All of the UK stores that belong to Toys R Us are now poised to shut down after administrators failed to find a buyer for the collapsed retailer, resulting in a store closure programme that affects 3000 jobs.
The UK arm of the embattled US-based toy chain appointed Moorfields Advisory partners Simon Thomas and Arron Kendall to oversee an administration at the end of February.
Today, they confirmed that no buyer was found and that a total of 67 redundancies were made at Toys R Us’ UK head office in Maidenhead.
All staff affected have been informed and will be paid up to and including their last day of employment.
A closure process has also already begun with 26 loss-making stores earmarked from late last year, when Toys R Us UK pushed through a restructure in its company voluntary agreement (CVA) proposal that was approved just before Christmas.
Moorfields said that the remaining 75 stores will remain open and operate as per usual “until further notice”.
However, it added that a closure programme for the remaining stores would take “approximately six weeks” to complete, with “further announcements to follow”.
While it did not specify how many jobs have been lost from the first 26 stores to go and how many will be lost once the remaining 75 stores eventually close down – previous reports estimate that 3000 jobs will be affected in total.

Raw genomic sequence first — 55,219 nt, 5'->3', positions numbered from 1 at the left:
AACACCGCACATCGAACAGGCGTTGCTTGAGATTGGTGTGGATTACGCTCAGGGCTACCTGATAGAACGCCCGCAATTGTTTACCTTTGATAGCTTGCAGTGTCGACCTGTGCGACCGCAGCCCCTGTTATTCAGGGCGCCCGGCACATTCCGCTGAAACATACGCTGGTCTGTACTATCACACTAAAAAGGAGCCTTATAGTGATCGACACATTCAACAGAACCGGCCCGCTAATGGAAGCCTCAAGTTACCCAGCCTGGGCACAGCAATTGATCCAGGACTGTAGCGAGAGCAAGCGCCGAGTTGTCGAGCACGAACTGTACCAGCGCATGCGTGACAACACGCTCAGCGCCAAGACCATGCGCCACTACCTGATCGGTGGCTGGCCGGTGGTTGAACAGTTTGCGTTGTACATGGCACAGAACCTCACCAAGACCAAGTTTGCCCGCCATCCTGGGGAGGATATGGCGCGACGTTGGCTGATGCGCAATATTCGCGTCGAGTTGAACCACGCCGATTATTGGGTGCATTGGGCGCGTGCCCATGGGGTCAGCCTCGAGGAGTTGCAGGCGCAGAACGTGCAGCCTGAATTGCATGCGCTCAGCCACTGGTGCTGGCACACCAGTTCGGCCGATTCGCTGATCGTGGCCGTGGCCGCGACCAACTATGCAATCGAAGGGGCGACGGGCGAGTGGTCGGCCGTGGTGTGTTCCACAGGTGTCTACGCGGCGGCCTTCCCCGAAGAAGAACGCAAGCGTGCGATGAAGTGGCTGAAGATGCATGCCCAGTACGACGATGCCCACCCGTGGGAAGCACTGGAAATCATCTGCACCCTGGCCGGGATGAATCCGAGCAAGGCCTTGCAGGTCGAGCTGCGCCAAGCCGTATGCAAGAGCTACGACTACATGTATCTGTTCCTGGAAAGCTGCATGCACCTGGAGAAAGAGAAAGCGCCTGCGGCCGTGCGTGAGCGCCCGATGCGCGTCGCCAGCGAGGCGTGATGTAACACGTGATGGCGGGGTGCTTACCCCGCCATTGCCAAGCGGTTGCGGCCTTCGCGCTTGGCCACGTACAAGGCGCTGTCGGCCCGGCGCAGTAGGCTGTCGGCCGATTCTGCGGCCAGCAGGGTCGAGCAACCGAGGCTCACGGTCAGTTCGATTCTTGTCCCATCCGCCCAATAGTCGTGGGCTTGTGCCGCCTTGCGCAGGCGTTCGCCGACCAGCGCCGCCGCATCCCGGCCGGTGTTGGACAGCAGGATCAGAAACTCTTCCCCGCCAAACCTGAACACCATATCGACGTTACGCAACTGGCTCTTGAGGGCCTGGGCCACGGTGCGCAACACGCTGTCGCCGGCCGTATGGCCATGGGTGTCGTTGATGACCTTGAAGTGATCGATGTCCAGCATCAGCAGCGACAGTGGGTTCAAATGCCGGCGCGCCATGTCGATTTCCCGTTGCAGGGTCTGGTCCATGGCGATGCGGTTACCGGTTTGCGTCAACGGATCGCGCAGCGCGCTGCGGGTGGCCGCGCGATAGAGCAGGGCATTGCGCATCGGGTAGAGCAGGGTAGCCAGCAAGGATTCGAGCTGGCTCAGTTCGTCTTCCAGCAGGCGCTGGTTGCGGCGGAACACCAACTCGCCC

“We have made every effort to secure a buyer for all or part of the company’s business,” Thomas said.
“This process attracted some interest, but ultimately no party has been able to move forward with a formal bid prior to the expiration of the stated deadline.
“It is therefore with great regret that we have made the difficult decision to make a number of positions redundant at the company’s head office in Maidenhead and proceed with a controlled store closure programme.
“We are grateful for the hard work of Toys R Us staff during this very difficult period and will be providing support where we can to those who have been made redundant.”
Toys R Us has extended its nationwide discounting programme to encourage customers to take advantage of special offers available in store as part of the wind-up process.
Meanwhile, the retailer’s pension deficit is also understood to be in the tens of millions.
The Pension Protection Fund, which will have to foot the bill for the deficit as the retailer’s largest unsecured creditor, estimated the deficit was around £30 million, or as much as £93 million on the basis of a buy-out insurer.
The UK retail industry has had a painful start to 2018, with Maplin filing for administration on the same day as Toys R Us and New Look announcing a CVA proposal that could put 980 staff out of work with the closure of 60 stores.
Meanwhile, Mothercare admitted it was in talks with its banks, shares in Carpetright hit an all-time low after it issued its third profit warning in just four months, House of Fraser and Debenhams have also been underperforming, and the Big 4 grocers announced fresh rounds of job cuts in January.
Compounding the retail sector’s pain are the painful restructurings of high street eateries Byron, Prezzo and Jamie Oliver’s casual dining chain, as well as rising business rates bills.